“Cities, and the people who live in them, are part of the natural world. Cities are habitats. Cities are ecosystems. And urban ecosystems are dynamic and interconnected. Ecological urbanism weds the theory and practice of city design and planning with the insights of ecology – the study of the relationships between living organisms and their environment and the processes that shape both. It’s an approach that necessarily interacts with  other environmental disciplines, such as climatology, hydrology, geography, psychology, history, and art”
http://annewhistonspirn.com/pdf/spirn_ecological_urbanism-2011.pdf


John Thackara on Bioregioning: Pathways to Urban-Rural reconnection in She Ji
My 6,000 word paper in China’s new design and innovaton journbal, She Ji. Main points:
A metabolic rift runs through the economy and culture.
The reconnection of urban and rural is an enabling condition for system change.
Bioregions reconnect us with living systems, and each other, through the places where we live.
The design of social infrastructure enables the emergence of new enterprises.
Knowledge ecologies, not transmission channels, are the key to bioregional learning.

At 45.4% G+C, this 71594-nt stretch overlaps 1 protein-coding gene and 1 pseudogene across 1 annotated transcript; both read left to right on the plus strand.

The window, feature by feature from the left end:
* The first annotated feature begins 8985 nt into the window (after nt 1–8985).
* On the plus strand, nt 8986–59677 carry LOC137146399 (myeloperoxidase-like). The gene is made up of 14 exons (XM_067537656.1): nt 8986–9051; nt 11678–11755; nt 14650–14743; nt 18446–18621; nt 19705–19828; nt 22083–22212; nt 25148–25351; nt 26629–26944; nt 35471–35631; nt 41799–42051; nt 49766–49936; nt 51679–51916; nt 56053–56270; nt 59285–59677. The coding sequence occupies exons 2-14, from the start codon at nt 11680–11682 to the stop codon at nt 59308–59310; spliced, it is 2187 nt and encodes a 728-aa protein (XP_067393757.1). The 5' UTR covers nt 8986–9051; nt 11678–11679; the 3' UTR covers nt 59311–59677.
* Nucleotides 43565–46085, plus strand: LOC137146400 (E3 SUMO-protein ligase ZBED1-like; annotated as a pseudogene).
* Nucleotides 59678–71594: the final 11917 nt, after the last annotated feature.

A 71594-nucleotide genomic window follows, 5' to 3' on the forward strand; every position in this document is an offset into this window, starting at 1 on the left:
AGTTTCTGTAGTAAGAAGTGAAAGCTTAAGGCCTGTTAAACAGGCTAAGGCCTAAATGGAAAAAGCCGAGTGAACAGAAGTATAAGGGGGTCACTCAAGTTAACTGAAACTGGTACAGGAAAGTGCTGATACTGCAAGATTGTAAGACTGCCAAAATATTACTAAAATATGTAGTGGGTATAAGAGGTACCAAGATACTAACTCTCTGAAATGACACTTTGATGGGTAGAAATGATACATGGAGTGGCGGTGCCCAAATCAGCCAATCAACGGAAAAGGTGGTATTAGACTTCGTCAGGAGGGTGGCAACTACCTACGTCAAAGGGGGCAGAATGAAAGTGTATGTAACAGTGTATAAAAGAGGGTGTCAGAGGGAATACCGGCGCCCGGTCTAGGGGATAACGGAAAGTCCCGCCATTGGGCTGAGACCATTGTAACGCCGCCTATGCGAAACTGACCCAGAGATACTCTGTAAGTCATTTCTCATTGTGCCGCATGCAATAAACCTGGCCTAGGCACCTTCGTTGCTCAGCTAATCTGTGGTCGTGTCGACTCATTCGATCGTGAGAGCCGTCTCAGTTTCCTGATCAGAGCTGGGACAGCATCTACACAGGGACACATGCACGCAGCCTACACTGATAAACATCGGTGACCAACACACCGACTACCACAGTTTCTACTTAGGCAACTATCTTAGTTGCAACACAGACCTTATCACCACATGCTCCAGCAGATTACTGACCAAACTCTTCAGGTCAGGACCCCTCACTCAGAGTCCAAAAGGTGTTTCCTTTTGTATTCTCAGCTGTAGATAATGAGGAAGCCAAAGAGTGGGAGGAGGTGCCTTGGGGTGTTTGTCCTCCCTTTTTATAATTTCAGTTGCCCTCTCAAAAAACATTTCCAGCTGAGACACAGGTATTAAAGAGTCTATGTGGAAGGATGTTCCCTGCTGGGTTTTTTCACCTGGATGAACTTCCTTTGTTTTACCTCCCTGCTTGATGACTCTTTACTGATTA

https://www.sciencedirect.com/science/article/pii/S2405872619300012

“Urban-Rural”  – Exhibition In China
Last November John Thackara curated an exhibition in China called Urban-Rural. Here are 82 slides about it.
https://www.slideshare.net/johnthackara/urbanrural-exhibition-shanghai-november-2019-john-thackara-personal-slides

Lexicon Of Sustainability
Combining visuals with insights, this visual lexicon of more than 200 agricultural terms and principles is explained by today’s most innovative thought leaders. This book showcases and explores how to create a food system that benefits the environment and the people living in it. http://www.lexiconofsustainability.com/local-the- book/#

Social Food Atlas
Social Food Projects include municipal gardens and urban farms; community meals; social harvest festivals; farmer-to-farmer meet-ups; food waste platforms; community kitchens; community baking and brewing sites; care farms; school gardens; street food festivals; cooperative grain growing; farm hacks; regional gatherings; farm tours; and many more. A two minute video is here.  Among the key takeways: social food projects create ‘public goods’ in the form of social cohesion, public health, territorial development, food sovereignty, farmer livelihoods, learning, innovation, and biodiversity 
http://thackara.com/notopic/social-food-forum-the-takeaways/
https://www.mammamiaaa.it/en/atlas-archive/

28 Ways In Which Food Systems Are a Design Opportunity
Global food systems are unsustainable in terms of environmental impact, energy demand, health, and social quality. But what to do? Waaaay back in 2013, when we were preparing Doors of Perception 9 (which took place in Delhi in 2007)  we made this “to do” list.
http://www.doorsofperception.com/handouts/28-reasons-why-food-systems-are-a-design-opportunity/#sthash.ad28kEQd.dpuf

Stories About People Doing Stuff